According to statistics released in March by the Department of Climate and Energy Change, energy consumption across the UK increased by 1.9% between 2014 and 2015. Maybe its complacency or maybe we think the little changes we've made mean we're 'doing our bit', but whatever we've been doing it isn't enough.
The easiest thing we can do, as individuals and businesses alike, is to adopt a more efficient attitude towards our energy consumption and look within our businesses to identify areas that could be improved. It's a great shame that we often wait for governments to instigate new legislation before we make changes, instead of being proactive ourselves. And it makes good financial sense too, with energy costs often accounting for a significant proportion of an organisation's annual budget. In fact, energy efficiency itself is the most easily accessible, readily available and cheapest energy available to all of us.
Many business heads are deterred by the initial investment for some of the energy saving measures available, without considering the long-term savings that can be made, with payback often occurring in less than 18 months, according to government calculations. Here are some key areas for you to consider
Office Electrical Equipment simply changing how we use electronic equipment in the office can have a huge impact and it won't cost you a penny! There are many little things that can be done to improve office energy efficiency. Turning off your monitor and closing laptops instead of letting them run onto screen savers, ensuring all applicable equipment is programmed to enter sleep mode after a maximum of 15mins and unplugging chargers when not in use are all great places to start, as well as ensuring all non-essential equipment is switched off at the end of the office day.
Lighting utilising occupancy sensors in areas of low footfall, such as corridors, meeting rooms and WCs, can reduce your company's electricity consumption by 30% according to the Carbon Trust. Another sensor technology they recommend is daylight sensors. These genius pieces of technology automatically adjust the lighting in your office depending on the amount of natural daylight that enters. And by simply cleaning your windows regularly you can also lower the amount of artificial light you need to use.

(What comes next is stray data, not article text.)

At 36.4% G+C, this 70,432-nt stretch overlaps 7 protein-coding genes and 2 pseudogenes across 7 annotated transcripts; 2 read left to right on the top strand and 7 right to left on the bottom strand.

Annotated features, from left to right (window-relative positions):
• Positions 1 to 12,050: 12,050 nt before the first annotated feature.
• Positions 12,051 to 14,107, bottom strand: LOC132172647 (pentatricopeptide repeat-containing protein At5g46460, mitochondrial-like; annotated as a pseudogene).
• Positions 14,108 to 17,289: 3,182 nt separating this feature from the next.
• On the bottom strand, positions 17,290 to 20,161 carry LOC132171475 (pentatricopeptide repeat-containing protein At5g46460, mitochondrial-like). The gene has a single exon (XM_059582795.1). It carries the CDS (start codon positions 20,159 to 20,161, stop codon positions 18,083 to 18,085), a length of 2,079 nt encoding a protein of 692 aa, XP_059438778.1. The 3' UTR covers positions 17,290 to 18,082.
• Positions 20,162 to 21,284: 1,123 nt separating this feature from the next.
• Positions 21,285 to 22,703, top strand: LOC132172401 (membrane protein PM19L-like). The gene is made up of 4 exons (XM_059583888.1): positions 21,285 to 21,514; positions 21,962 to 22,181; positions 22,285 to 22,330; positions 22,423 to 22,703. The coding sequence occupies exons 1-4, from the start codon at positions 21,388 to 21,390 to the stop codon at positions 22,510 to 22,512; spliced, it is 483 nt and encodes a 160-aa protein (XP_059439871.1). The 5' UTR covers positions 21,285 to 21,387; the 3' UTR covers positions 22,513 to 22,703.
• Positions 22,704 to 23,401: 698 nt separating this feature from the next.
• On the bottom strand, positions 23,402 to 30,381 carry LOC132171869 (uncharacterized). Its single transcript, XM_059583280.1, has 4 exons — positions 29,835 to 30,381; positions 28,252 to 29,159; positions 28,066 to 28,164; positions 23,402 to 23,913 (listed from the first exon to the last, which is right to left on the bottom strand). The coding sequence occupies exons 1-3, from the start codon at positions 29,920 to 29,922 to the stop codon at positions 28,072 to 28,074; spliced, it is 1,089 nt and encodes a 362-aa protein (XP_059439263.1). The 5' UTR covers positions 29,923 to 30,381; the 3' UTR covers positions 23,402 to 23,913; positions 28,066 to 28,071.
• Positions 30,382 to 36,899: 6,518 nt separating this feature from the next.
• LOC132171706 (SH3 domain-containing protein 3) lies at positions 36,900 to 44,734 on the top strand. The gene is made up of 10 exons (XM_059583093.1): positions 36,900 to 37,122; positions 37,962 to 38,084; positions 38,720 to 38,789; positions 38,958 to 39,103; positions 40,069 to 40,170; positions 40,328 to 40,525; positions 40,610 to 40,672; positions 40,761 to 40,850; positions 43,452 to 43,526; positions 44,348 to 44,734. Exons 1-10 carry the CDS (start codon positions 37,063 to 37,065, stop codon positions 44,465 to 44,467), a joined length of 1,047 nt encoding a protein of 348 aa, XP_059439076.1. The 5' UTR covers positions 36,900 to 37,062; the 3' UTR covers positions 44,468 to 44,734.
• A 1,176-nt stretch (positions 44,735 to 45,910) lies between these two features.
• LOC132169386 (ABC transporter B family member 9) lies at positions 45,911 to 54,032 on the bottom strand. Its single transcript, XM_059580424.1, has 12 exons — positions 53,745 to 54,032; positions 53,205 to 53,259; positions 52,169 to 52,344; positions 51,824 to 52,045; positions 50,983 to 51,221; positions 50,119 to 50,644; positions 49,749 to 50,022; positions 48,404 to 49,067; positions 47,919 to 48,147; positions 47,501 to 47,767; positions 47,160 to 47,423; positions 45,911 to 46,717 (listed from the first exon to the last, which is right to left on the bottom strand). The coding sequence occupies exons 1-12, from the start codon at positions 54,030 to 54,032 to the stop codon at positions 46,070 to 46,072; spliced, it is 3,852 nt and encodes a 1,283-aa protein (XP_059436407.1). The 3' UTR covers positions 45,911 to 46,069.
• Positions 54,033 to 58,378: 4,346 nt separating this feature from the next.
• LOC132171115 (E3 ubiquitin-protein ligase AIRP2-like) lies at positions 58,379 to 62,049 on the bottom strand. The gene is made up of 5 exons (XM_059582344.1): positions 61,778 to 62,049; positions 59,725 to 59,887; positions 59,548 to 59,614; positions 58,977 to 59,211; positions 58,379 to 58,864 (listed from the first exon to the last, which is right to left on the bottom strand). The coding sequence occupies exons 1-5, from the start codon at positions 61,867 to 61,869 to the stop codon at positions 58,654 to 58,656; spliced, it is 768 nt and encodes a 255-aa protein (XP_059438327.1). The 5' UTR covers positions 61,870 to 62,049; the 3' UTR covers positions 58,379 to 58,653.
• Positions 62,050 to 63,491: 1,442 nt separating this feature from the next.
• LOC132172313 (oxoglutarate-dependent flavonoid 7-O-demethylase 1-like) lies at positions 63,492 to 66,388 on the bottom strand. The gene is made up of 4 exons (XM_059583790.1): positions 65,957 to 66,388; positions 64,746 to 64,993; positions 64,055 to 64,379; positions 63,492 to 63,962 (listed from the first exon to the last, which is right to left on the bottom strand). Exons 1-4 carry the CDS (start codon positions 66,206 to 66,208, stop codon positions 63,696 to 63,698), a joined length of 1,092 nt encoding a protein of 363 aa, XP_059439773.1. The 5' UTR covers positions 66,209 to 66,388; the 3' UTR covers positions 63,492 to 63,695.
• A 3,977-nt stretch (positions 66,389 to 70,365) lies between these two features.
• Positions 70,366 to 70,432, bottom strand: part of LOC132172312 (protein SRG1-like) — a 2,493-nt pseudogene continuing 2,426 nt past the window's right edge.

Printing thinking twice about what you print will not only save you on ink and electricity costs, but you'll also be helping to reduce emissions associated with paper and ink production.
Heating reducing your office temperature by as little as 1°C can equate to a 10% reduction in heating costs, so this is a worthwhile measure. Check that your HVAC system is appropriate to the size of your office so that you're not dealing with hot and cold spots. Also keeping up-to-date with maintenance and servicing will ensure it's running efficiently.
Travel This area is often overlooked when assessing energy consumption, however energy efficiency extends beyond your office walls. Make use of the technology available and embrace Skype and other conference calling applications. You'll reduce fuel, mileage and travel costs. Everyone loves a day out of the office however, the 1.9% rise in energy consumption, documented by the Department of Energy & Climate Change, can be attributed to increases in transport demand, so this is a crucial area that needs to be addressed. Some organisations may find changing their fleet to electric vehicles will have a positive impact on their bottom line.
Industrial Energy - if you work in an industrial environment, such as chemical, food and feed, cement and even power plants, then it could be worth looking into methods of capturing any heat and chemical waste and utilising technology that transforms the waste into energy. This will not only reduce your energy bills but also your emissions